Kathleen Logue was waiting at a traffic light when two men smashed her car's side window, pointed a gun at her head and ordered her to drive. For hours, Logue fought off her attackers' attempts to rape her, and finally she escaped. But for years afterward, she was tormented by memories of that terrifying day.
So years later, after a speeding bicycle messenger knocked the Boston paralegal onto the pavement in front of oncoming traffic, Logue jumped at a chance to try something that might prevent her from being haunted by her latest ordeal.
"I didn't want to suffer years and years of cold sweats and nightmares and not being able to function again," Logue said. "I was prone to it because I had suffered post-traumatic stress from being carjacked. I didn't want to go through that again."
Logue volunteered for an experiment designed to test whether taking a pill immediately after a terrorizing experience might reduce the risk of post-traumatic stress disorder (PTSD). The study is part of a promising but controversial field of research seeking to alter, or possibly erase, the impact of painful memories -- a concept dubbed "therapeutic forgetting" by some and taken to science fiction extremes in films such as this summer's "Eternal Sunshine of the Spotless Mind."
Proponents say it could lead to pills that prevent or treat PTSD in soldiers coping with the horrors of battle, torture victims recovering from brutalization, survivors who fled the World Trade Center on Sept. 11, 2001, and other victims of severe, psychologically devastating experiences.
"Some memories can be very disruptive. They come back to you when you don't want to have them -- in a daydream or nightmare or flashbacks -- and are usually accompanied by very painful emotions," said Roger K. Pitman, a professor of psychiatry at Harvard Medical School who is studying the approach. "This could relieve a lot of that suffering."
Skeptics, however, argue that tinkering with memories treads into dangerous territory because memories are part of the very essence of a person's identity, as well as crucial threads in the fabric of society that help humanity avoid the mistakes of the past.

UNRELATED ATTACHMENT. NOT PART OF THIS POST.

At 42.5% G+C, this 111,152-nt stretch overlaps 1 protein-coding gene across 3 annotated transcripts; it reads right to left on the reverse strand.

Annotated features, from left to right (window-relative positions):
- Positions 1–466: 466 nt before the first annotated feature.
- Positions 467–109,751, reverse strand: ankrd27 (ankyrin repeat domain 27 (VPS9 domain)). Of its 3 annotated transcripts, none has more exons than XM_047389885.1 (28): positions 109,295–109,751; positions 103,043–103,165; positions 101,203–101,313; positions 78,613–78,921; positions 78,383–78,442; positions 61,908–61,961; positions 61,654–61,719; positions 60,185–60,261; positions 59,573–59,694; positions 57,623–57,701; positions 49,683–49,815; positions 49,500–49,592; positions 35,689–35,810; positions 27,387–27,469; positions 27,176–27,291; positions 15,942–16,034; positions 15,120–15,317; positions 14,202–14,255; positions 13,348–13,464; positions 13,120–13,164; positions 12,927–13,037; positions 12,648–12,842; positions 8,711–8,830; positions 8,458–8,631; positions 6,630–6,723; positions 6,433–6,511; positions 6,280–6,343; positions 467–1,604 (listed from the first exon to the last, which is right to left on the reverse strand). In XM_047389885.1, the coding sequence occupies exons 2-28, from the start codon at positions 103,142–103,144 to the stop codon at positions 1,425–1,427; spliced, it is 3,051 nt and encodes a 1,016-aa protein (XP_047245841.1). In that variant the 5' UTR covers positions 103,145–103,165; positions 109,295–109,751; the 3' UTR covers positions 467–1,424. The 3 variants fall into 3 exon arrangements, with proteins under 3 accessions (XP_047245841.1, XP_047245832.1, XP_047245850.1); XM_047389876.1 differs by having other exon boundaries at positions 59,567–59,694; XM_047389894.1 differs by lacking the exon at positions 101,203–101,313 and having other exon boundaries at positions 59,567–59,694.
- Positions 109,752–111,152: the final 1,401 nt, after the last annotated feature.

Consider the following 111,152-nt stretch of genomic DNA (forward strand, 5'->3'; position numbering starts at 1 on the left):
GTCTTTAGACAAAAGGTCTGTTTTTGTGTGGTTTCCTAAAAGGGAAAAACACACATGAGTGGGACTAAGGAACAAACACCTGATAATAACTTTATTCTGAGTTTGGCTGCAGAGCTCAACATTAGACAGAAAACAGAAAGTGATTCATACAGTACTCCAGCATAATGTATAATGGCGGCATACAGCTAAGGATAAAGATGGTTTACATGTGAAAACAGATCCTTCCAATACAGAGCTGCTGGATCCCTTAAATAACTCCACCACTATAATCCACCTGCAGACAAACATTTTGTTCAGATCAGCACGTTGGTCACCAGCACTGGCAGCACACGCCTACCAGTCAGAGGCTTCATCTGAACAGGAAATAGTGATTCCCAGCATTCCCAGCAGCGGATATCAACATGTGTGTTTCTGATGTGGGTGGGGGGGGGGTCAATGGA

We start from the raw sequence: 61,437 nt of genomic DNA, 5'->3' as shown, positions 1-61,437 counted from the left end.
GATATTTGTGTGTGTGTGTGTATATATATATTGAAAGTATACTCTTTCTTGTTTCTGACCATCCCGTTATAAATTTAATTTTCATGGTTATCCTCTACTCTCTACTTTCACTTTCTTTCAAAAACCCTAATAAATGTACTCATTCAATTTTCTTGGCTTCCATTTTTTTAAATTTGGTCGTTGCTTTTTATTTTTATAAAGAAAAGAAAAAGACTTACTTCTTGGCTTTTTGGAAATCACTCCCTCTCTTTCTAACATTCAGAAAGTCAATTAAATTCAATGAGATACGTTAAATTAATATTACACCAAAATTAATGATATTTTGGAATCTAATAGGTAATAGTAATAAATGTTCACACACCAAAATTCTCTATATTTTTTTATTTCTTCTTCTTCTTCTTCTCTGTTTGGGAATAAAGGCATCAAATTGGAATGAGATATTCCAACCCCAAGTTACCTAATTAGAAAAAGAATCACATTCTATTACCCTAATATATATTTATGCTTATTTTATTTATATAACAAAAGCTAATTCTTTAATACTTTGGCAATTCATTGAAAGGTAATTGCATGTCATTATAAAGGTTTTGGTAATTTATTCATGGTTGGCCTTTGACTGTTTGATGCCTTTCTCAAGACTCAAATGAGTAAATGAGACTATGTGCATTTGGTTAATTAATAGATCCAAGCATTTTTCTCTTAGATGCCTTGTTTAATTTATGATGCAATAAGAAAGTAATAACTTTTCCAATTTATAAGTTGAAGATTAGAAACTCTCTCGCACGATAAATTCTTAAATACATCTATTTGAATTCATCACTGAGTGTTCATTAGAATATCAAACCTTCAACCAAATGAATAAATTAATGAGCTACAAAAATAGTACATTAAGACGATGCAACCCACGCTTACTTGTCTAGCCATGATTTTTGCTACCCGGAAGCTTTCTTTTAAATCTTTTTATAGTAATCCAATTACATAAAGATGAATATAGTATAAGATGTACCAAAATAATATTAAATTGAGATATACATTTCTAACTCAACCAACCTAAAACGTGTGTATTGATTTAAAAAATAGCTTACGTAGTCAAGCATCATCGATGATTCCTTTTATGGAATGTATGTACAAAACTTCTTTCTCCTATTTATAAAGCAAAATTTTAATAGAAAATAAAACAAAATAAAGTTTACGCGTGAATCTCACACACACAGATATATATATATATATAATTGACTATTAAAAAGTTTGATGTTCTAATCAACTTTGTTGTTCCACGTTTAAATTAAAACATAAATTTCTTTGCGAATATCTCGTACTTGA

"All of us can think of traumatic events in our lives that were horrible at the time but made us who we are. I'm not sure we'd want to wipe those memories out," said Rebecca S. Dresser, a medical ethicist at Washington University in St. Louis who serves on the President's Council on Bioethics, which condemned the research last year. "We don't have an omniscient view of what's best for the world."
Some fear anything designed for those severely disabled by psychic damage will eventually end up being used far more casually -- to, perhaps, forget a bad date or a lousy day at work.
"You can easily imagine a scenario of 'I was embarrassed at my boss's party last night, and I want to take something to forget it so I can have more confidence when I go into the office tomorrow,' " said David Magnus, co-director of Stanford University's Center for Biomedical Ethics. "It's not hard to imagine that it will end up being used much more broadly."
So far, only a handful of small studies have been conducted in people in the United States and France, most testing a drug called propranolol, which blocks the action of stress hormones that etch memories in the brain. The results suggest drugs may be able to prevent traumatic memories from being stored with such disturbing intensity in the first place, or perhaps deaden effects of old memories if taken shortly after they have been reawakened. The results have been promising enough that researchers are planning larger studies in several countries, including the United States, Canada, France and Israel, testing propranolol and other drugs, including the active components of marijuana.
"You always have the ability to misuse science," said Joseph E. LeDoux, a New York University memory researcher planning one of the studies. "But this isn't going to be radical surgery on memory. All we'd like to do is help people have better control of memories they want or prevent intrusive memories from coming into their minds when they don't want them."
The ability to manipulate memory has long been the stuff of science fiction, inspiring fears of government mind control and films such as the 1962 classic "The Manchurian Candidate." No one is anywhere near having the power to extract the memory of a love affair or implant complex new memories, as depicted in "Eternal Sunshine" and a 2004 "Manchurian Candidate" remake.
But scientists have started taking the first tentative steps toward developing treatments based on new insights into why emotionally charged events -- whether it be President John F. Kennedy's assassination, Sept. 11 or a first kiss -- create such indelible memories.